The Works of Archimedes

Edited in Modern Notation with Introductory Chapters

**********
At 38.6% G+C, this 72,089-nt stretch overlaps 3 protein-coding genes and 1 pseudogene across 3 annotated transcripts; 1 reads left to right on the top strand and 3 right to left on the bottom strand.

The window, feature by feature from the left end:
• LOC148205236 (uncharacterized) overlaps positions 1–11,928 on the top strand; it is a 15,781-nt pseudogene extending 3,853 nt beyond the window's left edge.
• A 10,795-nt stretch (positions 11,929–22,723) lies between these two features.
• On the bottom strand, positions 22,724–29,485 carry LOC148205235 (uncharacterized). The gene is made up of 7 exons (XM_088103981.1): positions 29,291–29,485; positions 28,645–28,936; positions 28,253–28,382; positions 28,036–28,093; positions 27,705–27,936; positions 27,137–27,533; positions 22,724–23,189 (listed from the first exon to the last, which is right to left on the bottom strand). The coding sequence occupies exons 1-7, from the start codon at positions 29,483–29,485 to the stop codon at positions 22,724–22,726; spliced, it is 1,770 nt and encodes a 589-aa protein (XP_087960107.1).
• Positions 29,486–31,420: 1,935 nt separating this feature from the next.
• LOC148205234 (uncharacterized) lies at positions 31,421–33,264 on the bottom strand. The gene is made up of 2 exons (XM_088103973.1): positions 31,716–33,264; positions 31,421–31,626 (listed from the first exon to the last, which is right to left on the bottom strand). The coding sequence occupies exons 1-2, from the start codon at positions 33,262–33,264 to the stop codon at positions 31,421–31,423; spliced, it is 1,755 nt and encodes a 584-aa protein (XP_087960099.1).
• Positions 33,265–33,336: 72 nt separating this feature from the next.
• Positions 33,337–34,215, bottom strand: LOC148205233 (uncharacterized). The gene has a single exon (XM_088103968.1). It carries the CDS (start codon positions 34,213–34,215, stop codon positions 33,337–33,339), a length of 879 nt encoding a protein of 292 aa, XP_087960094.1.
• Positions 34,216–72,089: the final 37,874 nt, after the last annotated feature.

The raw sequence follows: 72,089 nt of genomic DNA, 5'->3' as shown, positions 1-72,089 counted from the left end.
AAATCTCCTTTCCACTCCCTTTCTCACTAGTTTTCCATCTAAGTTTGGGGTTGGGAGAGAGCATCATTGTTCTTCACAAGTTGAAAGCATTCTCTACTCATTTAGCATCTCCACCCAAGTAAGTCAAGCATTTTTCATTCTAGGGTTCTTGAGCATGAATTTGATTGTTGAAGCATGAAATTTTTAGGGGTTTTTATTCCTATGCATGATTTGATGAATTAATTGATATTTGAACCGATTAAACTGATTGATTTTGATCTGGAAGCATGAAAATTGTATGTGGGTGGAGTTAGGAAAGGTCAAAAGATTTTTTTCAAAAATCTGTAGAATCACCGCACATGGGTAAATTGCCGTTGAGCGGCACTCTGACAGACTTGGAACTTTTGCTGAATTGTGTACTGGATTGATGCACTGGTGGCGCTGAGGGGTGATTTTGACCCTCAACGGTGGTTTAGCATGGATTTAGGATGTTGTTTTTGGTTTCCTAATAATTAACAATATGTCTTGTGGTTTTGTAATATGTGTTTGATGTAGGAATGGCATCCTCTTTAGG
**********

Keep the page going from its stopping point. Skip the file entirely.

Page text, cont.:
Archimedes lived in the third century BC, and died in the siege of Syracuse. Together with Euclid and Apollonius, he was one of the three great mathematicians of the ancient world, credited with astonishing breadth of thought and brilliance of insight. His practical inventions included the water-screw for irrigation, catapults and grappling devices for military defence on land and sea, compound pulley systems for moving large masses, and a model for explaining solar eclipses. According to Plutarch however, Archimedes viewed his mechanical inventions merely as 'diversions of geometry at play'. His principal focus lay in mathematics, where his achievements in geometry, arithmetic and mechanics included work on spheres, cylinders and floating objects. This classic 1897 text celebrates Archimedes' achievements. Part 1 places Archimedes in his historical context and presents his mathematical methods and discoveries, while Part 2 contains translations of his complete known writings.